However, Dan Neidle, founder of Tax Policy Associates, and Paul Johnston, director of the Institute for Fiscal Studies, have both suggested that the very wealthy usually only actually pay half of the 40% rate of tax as a result of the various available exemptions. In comparison, Mr Johnston has suggested that the moderately wealthy, particularly those whose main asset is the family home, will have difficulty avoiding paying inheritance tax. Mr Neidle has agreed that the abolition of inheritance tax would only stand “to benefit the wealthiest 4%”. He has suggested that the current allowances and exemptions should be scrapped, and that the resulting revenues should be used to reduce the rate of inheritance tax for everyone to 25% or even 20%.
Until inheritance tax is abolished or overhauled, one of the simplest and most effective ways to mitigate a liability is to give assets away during one’s lifetime. It is essential that the individual gifting assets must not retain an interest in the gifts, and it is important to ensure that the gifting will not affect the status quo regarding any standard of living. An individual may give away up to £3,000 each tax year without incurring inheritance tax (known as the annual exemption). It is also possible to gift up to £250 per person each tax year (known as the small gift allowance), as long as the recipients have not also benefited from the £3,000 annual exemption. There are additional gifting allowances available for weddings or civil partnerships, with the amount of the allowance being dependent on the relationship between the donor and the recipient.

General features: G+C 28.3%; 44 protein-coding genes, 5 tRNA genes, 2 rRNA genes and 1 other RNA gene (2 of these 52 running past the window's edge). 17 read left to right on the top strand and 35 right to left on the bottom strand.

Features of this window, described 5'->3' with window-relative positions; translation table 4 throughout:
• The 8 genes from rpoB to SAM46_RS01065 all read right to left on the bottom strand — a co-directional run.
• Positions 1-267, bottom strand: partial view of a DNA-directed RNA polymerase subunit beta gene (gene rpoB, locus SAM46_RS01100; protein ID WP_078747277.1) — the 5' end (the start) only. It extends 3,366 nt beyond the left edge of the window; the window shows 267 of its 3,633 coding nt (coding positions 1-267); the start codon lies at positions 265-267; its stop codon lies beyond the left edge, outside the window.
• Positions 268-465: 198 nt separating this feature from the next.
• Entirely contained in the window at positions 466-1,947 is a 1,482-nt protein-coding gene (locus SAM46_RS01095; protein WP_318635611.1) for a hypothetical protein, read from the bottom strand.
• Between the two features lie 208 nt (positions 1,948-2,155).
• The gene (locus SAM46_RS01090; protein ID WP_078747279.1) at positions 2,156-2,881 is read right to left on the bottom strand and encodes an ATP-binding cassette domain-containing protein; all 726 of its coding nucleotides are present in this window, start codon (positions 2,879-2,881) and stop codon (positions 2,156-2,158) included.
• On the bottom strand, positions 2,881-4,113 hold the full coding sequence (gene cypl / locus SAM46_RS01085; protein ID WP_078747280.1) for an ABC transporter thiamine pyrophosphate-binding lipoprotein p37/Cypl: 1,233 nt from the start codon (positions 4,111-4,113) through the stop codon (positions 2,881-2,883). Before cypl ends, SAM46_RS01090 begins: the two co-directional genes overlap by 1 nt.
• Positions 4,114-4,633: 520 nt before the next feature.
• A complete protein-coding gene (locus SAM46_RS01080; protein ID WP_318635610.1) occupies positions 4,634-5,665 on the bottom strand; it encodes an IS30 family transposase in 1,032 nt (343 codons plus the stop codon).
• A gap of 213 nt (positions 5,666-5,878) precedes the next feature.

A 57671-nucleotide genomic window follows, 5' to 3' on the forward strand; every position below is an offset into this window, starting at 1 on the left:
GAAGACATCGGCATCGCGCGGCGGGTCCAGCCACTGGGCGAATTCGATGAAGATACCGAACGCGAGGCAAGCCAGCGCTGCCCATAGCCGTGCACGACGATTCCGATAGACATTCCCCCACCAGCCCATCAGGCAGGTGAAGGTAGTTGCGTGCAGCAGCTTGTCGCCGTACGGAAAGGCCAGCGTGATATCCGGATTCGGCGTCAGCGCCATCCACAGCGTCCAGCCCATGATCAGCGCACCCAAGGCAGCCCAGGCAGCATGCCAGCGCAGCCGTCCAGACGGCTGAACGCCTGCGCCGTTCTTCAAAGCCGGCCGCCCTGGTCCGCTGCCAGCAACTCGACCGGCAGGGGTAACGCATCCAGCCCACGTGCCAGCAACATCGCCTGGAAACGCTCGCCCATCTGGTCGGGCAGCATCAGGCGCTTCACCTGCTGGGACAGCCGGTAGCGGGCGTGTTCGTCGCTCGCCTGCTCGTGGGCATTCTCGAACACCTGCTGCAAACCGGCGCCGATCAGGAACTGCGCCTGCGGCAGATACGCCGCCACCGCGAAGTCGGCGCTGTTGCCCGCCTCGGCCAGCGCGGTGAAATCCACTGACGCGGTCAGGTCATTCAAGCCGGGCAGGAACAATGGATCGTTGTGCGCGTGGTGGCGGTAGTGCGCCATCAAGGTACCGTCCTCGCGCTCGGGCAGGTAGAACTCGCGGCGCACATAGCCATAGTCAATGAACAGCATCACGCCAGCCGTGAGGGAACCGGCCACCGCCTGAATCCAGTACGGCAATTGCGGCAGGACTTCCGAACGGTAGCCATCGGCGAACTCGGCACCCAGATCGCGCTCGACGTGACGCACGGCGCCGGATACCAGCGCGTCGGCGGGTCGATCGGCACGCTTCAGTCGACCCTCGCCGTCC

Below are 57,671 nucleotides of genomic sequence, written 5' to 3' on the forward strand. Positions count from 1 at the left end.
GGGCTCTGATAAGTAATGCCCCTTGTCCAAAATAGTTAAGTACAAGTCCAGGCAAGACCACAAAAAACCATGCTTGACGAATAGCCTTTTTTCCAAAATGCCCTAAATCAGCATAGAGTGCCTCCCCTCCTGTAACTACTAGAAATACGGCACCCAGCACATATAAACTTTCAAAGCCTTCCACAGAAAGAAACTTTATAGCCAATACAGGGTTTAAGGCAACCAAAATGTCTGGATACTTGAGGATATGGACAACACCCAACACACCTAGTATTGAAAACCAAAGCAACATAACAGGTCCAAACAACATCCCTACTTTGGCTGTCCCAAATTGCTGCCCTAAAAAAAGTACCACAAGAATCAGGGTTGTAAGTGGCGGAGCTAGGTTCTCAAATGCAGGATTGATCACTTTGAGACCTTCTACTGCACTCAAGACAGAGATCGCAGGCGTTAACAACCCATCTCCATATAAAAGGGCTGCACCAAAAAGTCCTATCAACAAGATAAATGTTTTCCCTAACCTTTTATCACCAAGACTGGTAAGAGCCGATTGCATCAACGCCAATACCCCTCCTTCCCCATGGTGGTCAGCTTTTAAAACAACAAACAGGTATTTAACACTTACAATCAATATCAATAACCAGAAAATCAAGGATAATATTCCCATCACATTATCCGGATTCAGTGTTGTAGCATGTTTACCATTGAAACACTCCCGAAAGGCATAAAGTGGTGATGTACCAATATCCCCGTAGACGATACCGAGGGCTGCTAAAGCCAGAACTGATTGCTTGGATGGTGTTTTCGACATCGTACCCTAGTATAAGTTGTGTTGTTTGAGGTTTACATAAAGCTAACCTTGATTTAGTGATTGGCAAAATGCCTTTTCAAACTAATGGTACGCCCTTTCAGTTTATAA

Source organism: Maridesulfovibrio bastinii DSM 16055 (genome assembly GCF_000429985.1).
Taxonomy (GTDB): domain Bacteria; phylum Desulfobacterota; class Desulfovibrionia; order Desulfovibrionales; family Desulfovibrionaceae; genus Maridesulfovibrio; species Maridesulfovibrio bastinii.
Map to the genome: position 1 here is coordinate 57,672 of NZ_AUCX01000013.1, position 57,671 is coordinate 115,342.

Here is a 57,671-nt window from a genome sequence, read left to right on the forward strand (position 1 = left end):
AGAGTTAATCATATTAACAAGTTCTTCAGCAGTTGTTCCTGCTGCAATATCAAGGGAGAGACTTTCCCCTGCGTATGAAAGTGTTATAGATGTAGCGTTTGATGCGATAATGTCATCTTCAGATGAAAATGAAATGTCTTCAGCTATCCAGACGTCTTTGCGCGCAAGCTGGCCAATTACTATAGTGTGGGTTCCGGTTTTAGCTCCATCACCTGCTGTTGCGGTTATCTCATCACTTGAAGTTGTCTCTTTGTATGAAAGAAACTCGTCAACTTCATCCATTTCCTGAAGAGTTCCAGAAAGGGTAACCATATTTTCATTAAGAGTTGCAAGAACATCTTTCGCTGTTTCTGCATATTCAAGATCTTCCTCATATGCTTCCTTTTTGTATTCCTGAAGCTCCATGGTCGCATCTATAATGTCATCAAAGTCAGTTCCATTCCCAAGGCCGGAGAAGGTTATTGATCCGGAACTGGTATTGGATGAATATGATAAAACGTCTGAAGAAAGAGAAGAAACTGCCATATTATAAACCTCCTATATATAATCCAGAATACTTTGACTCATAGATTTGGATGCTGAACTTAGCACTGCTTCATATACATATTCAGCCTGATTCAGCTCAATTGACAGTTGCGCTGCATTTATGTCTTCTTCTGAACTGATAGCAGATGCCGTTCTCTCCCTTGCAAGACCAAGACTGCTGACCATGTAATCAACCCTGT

It is possible to make large gifts in in excess of one’s annual exemptions and allowances. However, if the donor dies within seven years of making such a gift, its value will be included as part of the chargeable estate for inheritance tax purposes. In the event that an individual has surplus income, it may also be possible to make regular gifts free from inheritance tax using the exemption of normal expenditure out of income. For this exemption to apply, one must show that there is sufficient income left to maintain the usual standard of living after the gift has been made, and the pattern of gifting must be maintained over an indefinite period such that it can be classified as “normal”.
Another option would be to invest in assets which might attract business and/or agricultural relief. For instance, unlisted stocks and shares on the Alternative Investment Market, farms, and family businesses.
However, these reliefs are complicated, and several criteria must apply for them to be available on death.
Following the COVID-19 pandemic, the government has borrowed record high amounts. The government is clearly finding ways of servicing this debt by raising taxes. While Jeremy Hunt has promised to lower tax rates before the end of this Government’s term, the increasingly likely chance of Labour’s success and the possibility of an overhaul to inheritance tax has made now as good a time as any to review one’s estate plan.
Cameron Crees is an associate at Collyer Bristow.